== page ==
since VIC sounded to me like a truck driver, I arbitrarily added the
number 20, because 20 is a friendly number.
To address your specific question, I can only say that most of our international general managers had a terrific amount of autonomy to customize computers for their markets—it was one of our truly ingenious secrets—giving country-managers the freedom to adapt the core technologies to their home markets which they understood best. Anyway, I would assume that Tony Tokai in Japan saw the possibilities of the Max and gave it a shot in his market, because the U.S. management team had an entirely different focus.
You wrote a book titled
Home Computer Wars in 1984.
Incidentally, Japanese version of
Home Computer Wars was also
started around the time when the Japanese MAX Machine was released.
Tomy released the Pyuuta (cheaper TI-99/4A clone) and Sord released
the M5 (very close to the MSX) at almost the same time as MAX
Machine. Soon after them more competitors including more popular MSX
computers also came. MAX Machine was the cheapest among those
competitors. Video game cartridges for MAX Machine were also cheapest,
but unfortunately, they were obviously lacked novelty for
kids—eight of the first (and the last?) twelve titles were
recycled versions of the VIC-1001 games made by HAL Laboratory. The
only serviver of the wars in Japan was the MSX. However, MSX could
never hold a candle to the C64 and even the Atari XL in the US
market. What impression did you have about the MSX?
Actually, the Home Computer Wars was published in 1986. As I recall, a Japanese-American convinced a consortium of 12 Asian companies to adopt a common standard and produce a family of game machines and home computers all sharing the same standard and this would theoretically provide a huge amount of software, interchangeable on many machines. Developers could design one game that would fit 12 machines. The potential for 12 companies to come into the U.S. market, each with its own push and advertising budget, could have been a major competitive nightmare for Commodore, and I was very concerned about this when I first learned of the strategy. Then I looked more closely at what they were doing and realized these 12 companies had been tricked into adopting a two year old obsolete technology that produced blocky, slow, embarrassingly crude graphics that were really inferior. When I saw the first MSX machines at a trade show, I laughed all day long! I just walked around howling with laughter and whenever anyone mentioned MSX I exclaimed,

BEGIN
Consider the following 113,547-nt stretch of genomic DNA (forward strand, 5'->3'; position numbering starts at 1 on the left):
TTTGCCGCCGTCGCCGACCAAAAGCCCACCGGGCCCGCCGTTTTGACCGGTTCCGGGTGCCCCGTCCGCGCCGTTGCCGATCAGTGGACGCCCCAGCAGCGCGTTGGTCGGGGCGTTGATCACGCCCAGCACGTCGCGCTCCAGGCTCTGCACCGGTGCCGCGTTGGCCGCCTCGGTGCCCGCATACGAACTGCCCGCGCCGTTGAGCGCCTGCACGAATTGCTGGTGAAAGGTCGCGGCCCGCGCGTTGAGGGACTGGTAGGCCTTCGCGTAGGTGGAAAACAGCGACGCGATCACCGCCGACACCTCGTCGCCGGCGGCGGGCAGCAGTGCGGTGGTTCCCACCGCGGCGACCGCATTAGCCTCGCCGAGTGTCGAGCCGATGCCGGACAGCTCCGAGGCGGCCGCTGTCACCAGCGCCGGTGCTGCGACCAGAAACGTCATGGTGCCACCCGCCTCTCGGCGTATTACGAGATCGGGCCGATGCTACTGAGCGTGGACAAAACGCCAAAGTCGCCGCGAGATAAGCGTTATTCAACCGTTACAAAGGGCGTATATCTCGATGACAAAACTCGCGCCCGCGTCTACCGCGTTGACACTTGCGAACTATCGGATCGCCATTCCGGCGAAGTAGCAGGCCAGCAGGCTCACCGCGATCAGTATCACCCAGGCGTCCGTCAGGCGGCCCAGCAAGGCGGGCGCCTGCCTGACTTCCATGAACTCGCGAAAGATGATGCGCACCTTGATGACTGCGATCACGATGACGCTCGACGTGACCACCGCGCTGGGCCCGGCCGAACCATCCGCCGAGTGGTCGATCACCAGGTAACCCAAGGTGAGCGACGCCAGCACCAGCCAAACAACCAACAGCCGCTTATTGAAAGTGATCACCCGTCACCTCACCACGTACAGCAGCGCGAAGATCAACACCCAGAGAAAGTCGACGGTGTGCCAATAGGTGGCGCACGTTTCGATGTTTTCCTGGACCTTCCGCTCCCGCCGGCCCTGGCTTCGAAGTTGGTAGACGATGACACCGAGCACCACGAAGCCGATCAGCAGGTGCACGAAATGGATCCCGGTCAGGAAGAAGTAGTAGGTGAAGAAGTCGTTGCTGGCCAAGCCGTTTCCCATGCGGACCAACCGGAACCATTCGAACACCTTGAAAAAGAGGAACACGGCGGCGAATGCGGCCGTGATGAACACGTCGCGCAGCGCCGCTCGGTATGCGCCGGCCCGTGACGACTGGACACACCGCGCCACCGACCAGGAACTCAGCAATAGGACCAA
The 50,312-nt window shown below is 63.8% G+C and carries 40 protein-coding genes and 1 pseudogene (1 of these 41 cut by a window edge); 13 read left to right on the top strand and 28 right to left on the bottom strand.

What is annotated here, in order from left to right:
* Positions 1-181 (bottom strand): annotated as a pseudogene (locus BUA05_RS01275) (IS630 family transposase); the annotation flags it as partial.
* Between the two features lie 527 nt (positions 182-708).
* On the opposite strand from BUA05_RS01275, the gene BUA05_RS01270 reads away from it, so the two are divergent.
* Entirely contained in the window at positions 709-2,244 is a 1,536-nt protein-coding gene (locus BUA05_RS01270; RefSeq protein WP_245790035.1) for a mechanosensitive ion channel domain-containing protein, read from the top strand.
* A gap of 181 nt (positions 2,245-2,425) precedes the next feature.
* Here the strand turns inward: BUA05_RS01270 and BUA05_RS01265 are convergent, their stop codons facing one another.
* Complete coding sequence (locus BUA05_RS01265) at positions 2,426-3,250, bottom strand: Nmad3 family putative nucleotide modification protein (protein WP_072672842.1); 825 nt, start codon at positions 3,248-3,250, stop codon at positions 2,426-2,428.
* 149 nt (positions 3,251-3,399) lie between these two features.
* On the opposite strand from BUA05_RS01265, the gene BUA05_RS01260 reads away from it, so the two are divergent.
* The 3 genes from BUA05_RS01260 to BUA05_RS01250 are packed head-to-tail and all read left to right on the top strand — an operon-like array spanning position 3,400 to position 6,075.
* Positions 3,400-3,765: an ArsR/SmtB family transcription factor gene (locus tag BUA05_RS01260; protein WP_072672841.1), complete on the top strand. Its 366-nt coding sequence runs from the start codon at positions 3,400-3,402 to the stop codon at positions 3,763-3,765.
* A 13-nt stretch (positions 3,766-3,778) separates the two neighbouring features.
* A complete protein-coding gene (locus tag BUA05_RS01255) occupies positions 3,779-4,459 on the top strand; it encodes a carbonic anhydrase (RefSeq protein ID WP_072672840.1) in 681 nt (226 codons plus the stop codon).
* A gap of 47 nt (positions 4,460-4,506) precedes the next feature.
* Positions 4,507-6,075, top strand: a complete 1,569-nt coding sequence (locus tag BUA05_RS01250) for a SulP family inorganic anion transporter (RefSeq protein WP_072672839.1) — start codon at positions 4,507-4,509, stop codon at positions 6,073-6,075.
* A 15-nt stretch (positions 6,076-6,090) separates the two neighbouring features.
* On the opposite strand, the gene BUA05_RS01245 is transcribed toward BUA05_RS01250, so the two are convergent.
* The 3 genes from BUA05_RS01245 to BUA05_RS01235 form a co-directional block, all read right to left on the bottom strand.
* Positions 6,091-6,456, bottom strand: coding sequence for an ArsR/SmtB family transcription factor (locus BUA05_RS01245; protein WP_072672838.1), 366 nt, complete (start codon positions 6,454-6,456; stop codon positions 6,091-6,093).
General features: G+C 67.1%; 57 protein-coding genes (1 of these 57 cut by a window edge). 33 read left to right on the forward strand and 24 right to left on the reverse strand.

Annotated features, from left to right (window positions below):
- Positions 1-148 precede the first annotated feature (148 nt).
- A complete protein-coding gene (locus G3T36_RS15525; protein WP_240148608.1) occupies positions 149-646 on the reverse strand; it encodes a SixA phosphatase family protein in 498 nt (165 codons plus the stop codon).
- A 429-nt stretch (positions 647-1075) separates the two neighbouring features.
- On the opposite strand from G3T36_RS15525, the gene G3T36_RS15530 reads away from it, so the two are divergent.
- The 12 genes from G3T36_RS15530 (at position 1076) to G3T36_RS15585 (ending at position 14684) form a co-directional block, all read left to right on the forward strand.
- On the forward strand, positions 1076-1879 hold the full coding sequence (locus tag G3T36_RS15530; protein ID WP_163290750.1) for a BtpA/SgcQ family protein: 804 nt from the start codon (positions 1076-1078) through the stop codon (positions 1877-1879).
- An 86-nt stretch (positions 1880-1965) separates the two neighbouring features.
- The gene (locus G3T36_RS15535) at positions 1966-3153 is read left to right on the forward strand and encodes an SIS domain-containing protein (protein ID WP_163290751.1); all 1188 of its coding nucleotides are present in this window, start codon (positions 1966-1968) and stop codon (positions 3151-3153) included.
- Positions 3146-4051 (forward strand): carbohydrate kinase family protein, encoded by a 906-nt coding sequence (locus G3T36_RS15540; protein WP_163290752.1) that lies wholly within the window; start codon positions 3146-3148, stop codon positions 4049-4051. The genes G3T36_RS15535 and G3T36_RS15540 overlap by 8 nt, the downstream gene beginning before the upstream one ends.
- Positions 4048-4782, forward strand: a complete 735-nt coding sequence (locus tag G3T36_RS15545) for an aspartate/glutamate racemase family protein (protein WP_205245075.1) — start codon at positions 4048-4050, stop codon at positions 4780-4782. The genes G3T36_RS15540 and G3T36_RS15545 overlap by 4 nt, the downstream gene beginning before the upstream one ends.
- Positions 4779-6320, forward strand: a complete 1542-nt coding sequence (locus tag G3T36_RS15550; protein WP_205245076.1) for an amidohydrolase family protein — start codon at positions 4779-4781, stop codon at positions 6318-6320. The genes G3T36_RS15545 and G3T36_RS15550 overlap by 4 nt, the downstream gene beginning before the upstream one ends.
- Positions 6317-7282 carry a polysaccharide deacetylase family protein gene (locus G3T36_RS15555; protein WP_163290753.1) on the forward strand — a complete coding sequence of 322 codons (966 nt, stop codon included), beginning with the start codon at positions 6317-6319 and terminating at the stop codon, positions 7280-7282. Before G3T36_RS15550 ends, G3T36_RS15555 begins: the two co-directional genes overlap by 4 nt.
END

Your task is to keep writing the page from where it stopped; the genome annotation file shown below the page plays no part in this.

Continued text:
You mean MS-DEAD! because I knew that awful
technology would arrive still-born to the marketplace. I have no idea
why the MSX consortium didn't conduct better due-diligence on this
technology, except perhaps that the person who put together the
strategy was a Japanese American and maybe they trusted him because of
that. I can think of no other reason they would attempt to use that
crude operating system. What a disaster [*11].
Commodore Japan seems to have lacked motivation to sell the Japanese Commodore 64—at least they advertized the Japanese MAX Machine more. So the Commodore 64 couldn't be popular in Japan. I wonder why price-reduction effort and a wealth of software library in the US market weren't brought into the Japanese Commodore 64 business. Does it mean Commodore abandoned Japanese home computer wars in the early stages?
Well, I think the Japanese had other models of computers that were superior to the C-64, such as the NEC and others [*12]. The C64 was a bridge between